Fat Lady

Most people would agree that getting rid of stubborn body fat can be a tough row to hoe. New techniques involving fat removal technologies that are regarded as non-invasive are coming forth, report scientists from the American Academy of Dermatology.

Such methods could be used for individuals not applicable for liposuction, which may help in eliminating excess fat effectively and safely. Three avenues have been introduced by the team namely, radiofrequency, cryolipolysis and ultrasound.

Dermatologist Lisa M. Donofrio, MD, FAAD, associate clinical professor, department of dermatology, Yale University School of Medicine, quoted, “Fat cells are by nature very different than other cells, particularly in how they respond to stimuli such as temperature. Most of the new technologies recently introduced for fat removal were developed based on this knowledge and, as a result, can target specific areas of body fat using energy delivered as either heat or cold.”

Radiofrequency is not approved by the FDA for fat reduction, but is being used by many dermatologists worldwide. The process involves delivering energy to specific portions of fat that results in controlled heat reaching far inside the fat cells. This subsequently leads to destruction of adipose cells. Another benefit of this avenue is that it reduces fat by targeting collagen.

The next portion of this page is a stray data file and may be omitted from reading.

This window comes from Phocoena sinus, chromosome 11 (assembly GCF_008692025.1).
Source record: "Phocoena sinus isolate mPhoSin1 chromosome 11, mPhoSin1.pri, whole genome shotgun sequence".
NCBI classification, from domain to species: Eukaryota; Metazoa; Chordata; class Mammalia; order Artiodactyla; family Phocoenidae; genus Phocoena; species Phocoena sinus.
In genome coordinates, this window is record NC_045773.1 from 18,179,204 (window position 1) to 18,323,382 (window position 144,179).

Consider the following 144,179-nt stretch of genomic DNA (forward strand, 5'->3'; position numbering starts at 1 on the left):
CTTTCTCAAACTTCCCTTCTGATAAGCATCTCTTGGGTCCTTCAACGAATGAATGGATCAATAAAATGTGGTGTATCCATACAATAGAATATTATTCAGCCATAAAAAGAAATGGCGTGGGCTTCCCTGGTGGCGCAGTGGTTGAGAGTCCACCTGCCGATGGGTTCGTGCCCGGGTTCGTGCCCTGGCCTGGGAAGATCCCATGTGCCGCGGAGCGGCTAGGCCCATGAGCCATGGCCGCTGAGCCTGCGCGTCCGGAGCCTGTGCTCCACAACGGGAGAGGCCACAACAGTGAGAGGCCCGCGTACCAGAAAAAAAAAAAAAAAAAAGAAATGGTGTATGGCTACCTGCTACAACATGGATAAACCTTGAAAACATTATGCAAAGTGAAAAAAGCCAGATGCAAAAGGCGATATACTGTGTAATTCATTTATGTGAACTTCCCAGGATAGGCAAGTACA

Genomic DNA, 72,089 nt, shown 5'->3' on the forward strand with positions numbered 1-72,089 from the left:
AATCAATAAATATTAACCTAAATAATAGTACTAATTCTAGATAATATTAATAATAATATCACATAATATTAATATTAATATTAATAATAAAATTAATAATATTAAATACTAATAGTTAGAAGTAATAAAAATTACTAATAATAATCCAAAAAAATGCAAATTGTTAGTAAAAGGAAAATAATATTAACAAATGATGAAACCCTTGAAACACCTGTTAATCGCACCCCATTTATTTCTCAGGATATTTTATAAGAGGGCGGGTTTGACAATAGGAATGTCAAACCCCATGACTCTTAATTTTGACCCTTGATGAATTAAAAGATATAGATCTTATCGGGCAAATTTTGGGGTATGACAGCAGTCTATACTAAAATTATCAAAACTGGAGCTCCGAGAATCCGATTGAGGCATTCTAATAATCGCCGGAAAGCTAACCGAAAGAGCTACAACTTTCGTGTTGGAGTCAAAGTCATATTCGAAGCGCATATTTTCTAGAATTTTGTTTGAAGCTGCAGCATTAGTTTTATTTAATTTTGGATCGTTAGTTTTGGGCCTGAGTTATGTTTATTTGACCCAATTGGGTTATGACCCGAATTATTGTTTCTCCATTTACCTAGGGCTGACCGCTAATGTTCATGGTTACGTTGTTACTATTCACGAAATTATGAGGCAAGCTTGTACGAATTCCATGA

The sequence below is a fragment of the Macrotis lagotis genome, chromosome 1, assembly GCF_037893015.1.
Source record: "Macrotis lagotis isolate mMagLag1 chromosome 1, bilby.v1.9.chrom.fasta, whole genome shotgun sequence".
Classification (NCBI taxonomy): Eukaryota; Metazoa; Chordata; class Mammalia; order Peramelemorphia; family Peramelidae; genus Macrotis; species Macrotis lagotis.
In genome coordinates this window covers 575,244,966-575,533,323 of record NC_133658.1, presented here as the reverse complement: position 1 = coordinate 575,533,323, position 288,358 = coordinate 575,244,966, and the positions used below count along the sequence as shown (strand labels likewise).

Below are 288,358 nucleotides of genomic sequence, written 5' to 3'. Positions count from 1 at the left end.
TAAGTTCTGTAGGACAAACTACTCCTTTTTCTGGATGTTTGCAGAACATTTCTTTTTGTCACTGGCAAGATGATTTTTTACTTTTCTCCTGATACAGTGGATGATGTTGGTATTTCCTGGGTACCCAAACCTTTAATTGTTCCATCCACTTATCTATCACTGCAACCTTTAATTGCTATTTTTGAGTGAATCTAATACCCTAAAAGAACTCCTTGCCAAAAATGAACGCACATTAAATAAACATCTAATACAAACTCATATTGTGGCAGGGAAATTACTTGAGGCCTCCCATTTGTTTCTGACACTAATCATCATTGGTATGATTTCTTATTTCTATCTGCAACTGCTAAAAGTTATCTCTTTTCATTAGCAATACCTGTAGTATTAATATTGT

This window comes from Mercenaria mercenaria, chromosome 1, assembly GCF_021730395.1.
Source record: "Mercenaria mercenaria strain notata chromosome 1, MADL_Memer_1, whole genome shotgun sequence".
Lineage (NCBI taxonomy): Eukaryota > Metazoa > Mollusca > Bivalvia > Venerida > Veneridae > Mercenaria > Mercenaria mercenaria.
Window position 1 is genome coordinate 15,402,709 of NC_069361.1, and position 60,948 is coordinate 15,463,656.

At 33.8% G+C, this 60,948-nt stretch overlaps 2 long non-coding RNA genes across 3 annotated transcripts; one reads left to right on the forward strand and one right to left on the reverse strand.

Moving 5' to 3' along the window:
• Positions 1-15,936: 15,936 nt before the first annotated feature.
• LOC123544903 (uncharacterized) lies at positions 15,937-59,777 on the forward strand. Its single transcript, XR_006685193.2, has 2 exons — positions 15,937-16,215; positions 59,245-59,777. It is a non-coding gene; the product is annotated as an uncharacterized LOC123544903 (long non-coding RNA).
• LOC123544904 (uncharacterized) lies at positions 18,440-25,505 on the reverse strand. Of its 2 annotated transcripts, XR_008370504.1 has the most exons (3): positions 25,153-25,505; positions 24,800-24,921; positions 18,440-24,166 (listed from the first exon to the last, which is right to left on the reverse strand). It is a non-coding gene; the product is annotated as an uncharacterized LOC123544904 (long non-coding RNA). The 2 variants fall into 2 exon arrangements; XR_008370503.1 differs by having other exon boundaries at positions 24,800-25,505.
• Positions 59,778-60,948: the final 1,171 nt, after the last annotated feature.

Cryolipolysis has managed to receive FDA-approval for removing fat. Considering that fat cells are very reactive to cold temperatures, the procedure results in freezing of lipids in the fat cells. The latter freeze and melt later, without any effect on the ambient tissues. However, it may take around 2 to 6 months for this mechanism to show results. Lastly, ultrasound accesses high-intensity and objective ultrasonic waves to cause leakage of fat cells, with no influence on the nearby tissues. This technique is presently being investigated.

However, the team believed that the aforesaid non-invasive ways of reducing fat may not be as effective as liposuctions. Invasive procedures are supposed to be undertaken by a board-certified doctor with experience in the domain, the team concluded.